**Unformatted text preview: **), where HGS
is the Gauss–Seidel iteration matrix. For example, the discrete Laplacian Ln2 ×n2
in Example 7.6.2 (p. 563) satisﬁes the special case conditions, and the spectral
radii of the iteration matrices associated with L are Y
P Jacobi: ρ (HJ ) = cos πh
≈ 1 − (π 2 h2 /2)
2
Gauss–Seidel: ρ (HGS ) = cos πh
≈ 1 − π 2 h2 ,
1 − sin πh
SOR: ρ Hωopt =
≈ 1 − 2πh,
1 + sin πh (see Exercise 7.10.10), O
C where we have set h = 1/(n + 1). Examining asymptotic rates of convergence
reveals that Gauss–Seidel is twice as fast as Jacobi on the discrete Laplacian
because RGS = − log10 cos2 πh = −2 log10 cos πh = 2RJ . However, optimal
SOR is much better because 1 − 2πh is signiﬁcantly smaller than 1 − π 2 h2 for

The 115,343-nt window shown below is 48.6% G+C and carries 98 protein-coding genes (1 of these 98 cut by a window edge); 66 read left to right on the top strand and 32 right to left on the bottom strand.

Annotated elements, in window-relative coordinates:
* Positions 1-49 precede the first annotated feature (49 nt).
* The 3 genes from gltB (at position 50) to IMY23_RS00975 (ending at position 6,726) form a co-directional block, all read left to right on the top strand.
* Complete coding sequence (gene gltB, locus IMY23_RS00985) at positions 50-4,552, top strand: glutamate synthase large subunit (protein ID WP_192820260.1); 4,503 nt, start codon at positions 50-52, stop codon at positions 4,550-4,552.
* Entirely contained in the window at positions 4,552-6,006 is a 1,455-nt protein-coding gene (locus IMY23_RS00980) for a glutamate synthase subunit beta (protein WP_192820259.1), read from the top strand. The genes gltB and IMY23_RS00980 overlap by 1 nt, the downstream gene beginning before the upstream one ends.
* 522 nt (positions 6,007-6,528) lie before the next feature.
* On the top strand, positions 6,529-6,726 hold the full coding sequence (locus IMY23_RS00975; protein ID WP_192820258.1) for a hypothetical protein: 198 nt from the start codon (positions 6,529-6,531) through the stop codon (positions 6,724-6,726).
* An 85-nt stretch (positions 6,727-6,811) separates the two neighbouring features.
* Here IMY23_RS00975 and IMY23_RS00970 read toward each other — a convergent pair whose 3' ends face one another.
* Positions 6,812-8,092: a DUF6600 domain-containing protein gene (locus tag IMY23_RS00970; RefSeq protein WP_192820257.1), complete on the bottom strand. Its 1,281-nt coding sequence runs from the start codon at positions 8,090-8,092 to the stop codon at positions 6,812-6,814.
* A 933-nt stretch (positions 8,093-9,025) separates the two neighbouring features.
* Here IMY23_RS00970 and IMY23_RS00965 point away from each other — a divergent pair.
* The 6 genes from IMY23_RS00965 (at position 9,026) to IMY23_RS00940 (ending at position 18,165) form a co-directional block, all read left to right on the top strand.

even moderately small h. The point is driven home by looking at the asymptotic
rates of convergence for h = .02 ( n = 49) as shown below:
Jacobi: RJ ≈ .000858,
Gauss–Seidel: RGS = 2RJ ≈ .001716,
SOR: Ropt ≈ .054611 ≈ 32RGS = 64RJ .
83 This special case was developed by the contemporary numerical analyst David M. Young, Jr.,
who produced much of the SOR theory in his 1950 Ph.D. dissertation that was directed by
Garrett Birkhoﬀ at Harvard University. The development of SOR is considered to be one of the
major computational achievements of the ﬁrst half of the twentieth century, and it motivated
at least two decades of intense eﬀort in matrix computations. Copyright c 2000 SIAM Buy online from SIAM
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626
Chapter 7
Eigenvalues and Eigenvectors
http://www.amazon.com/exec/obidos/ASIN/0898714540
In other words, after things settle down, a single SOR step on L (for h = .02)
is equivalent to about 32 Gauss–Seidel steps and 64 Jacobi steps! It is illegal to print, duplicate, or distribute this material
Please report violations to [email protected] Note: In spite of the preceding remarks, SOR has limitations. Special cases
for which the optimum ω can be explicitly determ...

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